The first step in determining whether USURF and ASWF qualify as an “instrumentality of the state” is to look at the dictionary definition of “instrumentality.” GeoMetWatch Corp. v. Utah State Univ. Research Found., 428 P.3d 1064, 1072 (Utah 2018). The Utah Supreme Court has noted that this term has a both a general definition and a specific definition that relates to government operations. Id. That court further held that the Utah Legislature “intended a meaning focused on government operations.” Id. Therefore, relevant definitions of “instrumentality” include: “A means or agency through which a function of another entity is accomplished, such as a branch of a governing body” Id. (quoting Instrumentality, Black's Law Dictionary (10th ed. 2014).

         Because “other instrumentality of the state” is a catch-all term that appears at the end of an exemplary list, the court must next apply the ejusdem generis canon of construction to the relevant definitions of “instrumentality.” Id. at 1073. In other words, the court must determine whether the listed examples inform or modify the dictionary definition of “instrumentality.” Id.

         Taking these two interpretive steps together, “the ultimate inquiry is whether [USURF or ASWF] is a branch of the state that carries out state functions, and, if so, whether that branch and its functions are ‘of the same general kind, class, character, or nature'” as the twelve enumerated terms listed under the definition of “state” in the UGIA. Id. at 1074.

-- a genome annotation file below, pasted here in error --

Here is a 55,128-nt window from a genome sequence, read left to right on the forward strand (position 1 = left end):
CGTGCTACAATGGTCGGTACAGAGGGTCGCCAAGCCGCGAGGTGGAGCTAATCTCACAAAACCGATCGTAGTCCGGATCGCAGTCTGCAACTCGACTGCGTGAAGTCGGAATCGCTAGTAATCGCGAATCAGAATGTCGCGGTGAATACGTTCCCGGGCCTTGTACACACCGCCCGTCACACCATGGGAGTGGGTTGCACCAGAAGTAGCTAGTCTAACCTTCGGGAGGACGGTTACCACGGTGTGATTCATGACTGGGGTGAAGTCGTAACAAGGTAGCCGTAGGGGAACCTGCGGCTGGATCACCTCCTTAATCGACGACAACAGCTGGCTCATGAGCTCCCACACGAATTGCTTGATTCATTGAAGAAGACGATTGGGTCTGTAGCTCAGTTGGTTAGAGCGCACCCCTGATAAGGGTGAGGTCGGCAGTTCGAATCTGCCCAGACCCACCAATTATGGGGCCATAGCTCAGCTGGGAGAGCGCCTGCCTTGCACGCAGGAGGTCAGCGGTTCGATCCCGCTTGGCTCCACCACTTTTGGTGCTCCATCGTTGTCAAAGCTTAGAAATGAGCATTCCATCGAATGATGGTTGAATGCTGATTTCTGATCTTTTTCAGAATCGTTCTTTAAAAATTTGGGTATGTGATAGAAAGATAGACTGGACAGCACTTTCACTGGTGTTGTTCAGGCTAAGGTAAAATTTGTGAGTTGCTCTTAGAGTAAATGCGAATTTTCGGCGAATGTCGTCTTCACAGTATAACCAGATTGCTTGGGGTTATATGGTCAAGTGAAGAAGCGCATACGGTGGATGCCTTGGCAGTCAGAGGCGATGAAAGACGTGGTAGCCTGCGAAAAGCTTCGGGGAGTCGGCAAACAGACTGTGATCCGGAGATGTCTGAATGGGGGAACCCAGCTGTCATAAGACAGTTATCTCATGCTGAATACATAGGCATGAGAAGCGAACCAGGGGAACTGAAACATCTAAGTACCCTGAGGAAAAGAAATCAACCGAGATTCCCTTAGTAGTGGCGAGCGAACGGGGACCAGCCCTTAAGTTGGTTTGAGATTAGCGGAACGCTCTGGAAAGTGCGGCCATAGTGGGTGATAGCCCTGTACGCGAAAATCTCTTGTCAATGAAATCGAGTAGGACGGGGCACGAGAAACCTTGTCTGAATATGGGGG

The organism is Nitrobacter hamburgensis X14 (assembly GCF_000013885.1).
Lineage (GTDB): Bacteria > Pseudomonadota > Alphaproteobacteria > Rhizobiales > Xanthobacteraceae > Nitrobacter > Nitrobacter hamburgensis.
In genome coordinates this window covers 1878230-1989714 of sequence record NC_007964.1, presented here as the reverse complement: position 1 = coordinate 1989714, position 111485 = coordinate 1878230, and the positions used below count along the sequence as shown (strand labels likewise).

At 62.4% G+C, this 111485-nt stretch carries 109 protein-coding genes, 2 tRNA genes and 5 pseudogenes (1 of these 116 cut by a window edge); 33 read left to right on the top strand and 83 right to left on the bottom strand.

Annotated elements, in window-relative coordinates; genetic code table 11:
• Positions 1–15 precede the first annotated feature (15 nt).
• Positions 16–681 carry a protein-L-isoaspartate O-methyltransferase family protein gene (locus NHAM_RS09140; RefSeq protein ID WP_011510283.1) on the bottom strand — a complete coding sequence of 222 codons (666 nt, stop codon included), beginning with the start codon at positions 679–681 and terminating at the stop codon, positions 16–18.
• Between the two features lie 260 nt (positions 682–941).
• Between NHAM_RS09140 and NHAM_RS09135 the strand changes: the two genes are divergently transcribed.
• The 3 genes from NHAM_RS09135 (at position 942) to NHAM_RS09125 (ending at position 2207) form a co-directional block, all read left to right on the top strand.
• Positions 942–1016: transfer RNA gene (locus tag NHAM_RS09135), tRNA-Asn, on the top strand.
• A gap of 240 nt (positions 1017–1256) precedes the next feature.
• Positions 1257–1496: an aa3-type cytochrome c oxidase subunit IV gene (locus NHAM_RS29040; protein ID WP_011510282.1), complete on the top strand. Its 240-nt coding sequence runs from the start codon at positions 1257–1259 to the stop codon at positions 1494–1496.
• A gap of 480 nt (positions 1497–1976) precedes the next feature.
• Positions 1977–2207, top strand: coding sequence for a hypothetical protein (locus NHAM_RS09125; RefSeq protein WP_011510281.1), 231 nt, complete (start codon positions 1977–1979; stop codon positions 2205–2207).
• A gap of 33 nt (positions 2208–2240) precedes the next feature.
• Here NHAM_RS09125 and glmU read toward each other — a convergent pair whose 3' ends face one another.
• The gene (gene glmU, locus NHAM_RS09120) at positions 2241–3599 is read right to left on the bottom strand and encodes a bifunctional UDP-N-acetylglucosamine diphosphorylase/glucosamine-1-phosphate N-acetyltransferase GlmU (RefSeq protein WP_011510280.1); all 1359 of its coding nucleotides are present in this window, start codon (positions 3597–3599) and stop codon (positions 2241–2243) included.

A. “Instrumentality of the State”

         Under the first step of this inquiry, the court must determine whether USURF and ASWF fit within the definition of “instrumentality of the state.” In other words, are these public corporations “branch[es] of the state that carr[y] out state functions”? See GeoMetWatch, 428 P.3d at 1074. In answering this question, the court notes that Utah State University is “the state” under the UGIA. This statute explicitly includes state-operated universities within the definition of this term. Utah Code § 63G-7-102(10). Thus, ...